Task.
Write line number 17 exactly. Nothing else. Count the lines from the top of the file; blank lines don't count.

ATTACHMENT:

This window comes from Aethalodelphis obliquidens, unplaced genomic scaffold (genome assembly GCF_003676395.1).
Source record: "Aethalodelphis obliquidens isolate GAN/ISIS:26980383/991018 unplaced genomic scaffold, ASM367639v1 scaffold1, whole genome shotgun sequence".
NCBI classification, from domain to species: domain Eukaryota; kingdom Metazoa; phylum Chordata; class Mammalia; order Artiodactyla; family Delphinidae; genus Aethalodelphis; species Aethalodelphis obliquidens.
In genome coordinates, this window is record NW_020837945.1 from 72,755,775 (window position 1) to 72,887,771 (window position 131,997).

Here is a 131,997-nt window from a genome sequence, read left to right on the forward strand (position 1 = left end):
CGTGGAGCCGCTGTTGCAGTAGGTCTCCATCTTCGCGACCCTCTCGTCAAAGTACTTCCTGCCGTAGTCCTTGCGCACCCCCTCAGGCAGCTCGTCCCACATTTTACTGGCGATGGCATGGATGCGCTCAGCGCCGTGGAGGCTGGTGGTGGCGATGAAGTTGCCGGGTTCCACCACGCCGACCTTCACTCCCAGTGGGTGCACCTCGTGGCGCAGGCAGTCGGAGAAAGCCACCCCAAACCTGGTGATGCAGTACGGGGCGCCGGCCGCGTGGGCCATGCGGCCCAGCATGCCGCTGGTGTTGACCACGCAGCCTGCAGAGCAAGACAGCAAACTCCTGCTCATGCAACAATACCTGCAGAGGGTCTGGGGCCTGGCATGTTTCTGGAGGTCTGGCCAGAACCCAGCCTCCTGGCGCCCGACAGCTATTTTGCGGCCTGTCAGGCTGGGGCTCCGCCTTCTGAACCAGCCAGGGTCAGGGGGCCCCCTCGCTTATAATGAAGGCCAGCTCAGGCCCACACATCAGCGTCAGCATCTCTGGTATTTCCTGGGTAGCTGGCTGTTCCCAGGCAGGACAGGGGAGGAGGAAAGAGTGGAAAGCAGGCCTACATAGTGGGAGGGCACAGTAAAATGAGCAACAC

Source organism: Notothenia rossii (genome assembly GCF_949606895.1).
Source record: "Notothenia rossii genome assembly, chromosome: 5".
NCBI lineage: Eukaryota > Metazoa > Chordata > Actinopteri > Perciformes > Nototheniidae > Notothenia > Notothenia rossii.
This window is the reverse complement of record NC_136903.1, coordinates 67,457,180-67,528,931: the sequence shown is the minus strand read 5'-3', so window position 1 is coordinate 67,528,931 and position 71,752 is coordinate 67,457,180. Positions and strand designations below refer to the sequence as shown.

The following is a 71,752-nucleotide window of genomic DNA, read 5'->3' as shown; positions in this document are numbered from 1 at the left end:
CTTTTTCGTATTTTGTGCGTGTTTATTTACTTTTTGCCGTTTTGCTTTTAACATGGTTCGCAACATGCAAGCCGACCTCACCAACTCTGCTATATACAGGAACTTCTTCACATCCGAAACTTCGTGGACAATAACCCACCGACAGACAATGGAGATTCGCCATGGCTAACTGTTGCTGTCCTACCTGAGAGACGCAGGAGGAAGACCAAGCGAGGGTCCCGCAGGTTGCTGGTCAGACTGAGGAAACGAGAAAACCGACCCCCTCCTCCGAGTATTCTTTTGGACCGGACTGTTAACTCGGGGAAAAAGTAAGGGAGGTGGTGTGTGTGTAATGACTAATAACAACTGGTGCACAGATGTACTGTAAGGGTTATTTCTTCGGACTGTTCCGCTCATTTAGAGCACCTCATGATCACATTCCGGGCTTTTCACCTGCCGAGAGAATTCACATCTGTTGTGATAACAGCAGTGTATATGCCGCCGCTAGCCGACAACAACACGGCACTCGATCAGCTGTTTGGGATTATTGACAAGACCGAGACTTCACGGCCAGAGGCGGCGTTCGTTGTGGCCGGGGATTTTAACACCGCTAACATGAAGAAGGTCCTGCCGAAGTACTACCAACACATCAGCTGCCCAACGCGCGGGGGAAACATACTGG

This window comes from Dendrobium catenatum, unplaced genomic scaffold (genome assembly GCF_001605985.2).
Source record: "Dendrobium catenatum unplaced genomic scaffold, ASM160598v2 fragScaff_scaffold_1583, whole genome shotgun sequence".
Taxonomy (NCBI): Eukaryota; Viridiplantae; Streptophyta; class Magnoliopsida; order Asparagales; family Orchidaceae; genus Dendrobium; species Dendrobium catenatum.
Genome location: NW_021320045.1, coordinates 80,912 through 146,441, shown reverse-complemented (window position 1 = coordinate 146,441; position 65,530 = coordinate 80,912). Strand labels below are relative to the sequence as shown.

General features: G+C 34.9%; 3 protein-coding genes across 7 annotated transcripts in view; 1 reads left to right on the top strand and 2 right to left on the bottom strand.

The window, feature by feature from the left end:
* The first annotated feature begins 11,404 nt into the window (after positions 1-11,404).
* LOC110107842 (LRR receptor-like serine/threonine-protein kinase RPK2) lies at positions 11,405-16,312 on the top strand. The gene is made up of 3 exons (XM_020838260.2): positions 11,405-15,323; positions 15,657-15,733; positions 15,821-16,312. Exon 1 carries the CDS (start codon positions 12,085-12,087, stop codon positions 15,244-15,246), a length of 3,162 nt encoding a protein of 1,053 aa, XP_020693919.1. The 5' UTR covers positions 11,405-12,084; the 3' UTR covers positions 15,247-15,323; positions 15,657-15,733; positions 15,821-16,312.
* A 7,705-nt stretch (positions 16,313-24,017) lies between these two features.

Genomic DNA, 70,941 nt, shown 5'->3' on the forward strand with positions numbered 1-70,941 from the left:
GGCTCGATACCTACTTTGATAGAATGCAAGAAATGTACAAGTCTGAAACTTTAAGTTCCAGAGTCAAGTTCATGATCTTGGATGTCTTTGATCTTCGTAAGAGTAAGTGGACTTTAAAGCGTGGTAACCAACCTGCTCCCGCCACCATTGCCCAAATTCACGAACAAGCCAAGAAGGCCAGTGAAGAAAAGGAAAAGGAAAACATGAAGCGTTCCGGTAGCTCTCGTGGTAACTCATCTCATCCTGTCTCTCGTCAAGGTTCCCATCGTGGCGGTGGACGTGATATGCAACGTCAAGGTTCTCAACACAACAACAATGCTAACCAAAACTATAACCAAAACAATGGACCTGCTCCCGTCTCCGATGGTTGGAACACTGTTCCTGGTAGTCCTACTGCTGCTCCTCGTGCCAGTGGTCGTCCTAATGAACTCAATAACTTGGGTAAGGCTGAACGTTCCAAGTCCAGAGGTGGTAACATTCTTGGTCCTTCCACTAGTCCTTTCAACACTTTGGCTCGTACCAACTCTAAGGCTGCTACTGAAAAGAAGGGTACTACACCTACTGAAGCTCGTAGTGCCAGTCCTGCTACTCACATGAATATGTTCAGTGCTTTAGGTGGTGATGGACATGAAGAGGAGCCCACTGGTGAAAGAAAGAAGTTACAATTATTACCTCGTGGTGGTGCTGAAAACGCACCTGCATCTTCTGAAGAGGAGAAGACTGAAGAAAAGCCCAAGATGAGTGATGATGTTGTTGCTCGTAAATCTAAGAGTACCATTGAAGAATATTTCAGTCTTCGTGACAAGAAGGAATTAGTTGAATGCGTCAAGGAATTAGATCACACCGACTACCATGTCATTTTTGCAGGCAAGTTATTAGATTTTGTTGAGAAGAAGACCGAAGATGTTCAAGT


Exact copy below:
General features: G+C 34.9%; 3 protein-coding genes across 7 annotated transcripts in view; 1 reads left to right on the top strand and 2 right to left on the bottom strand.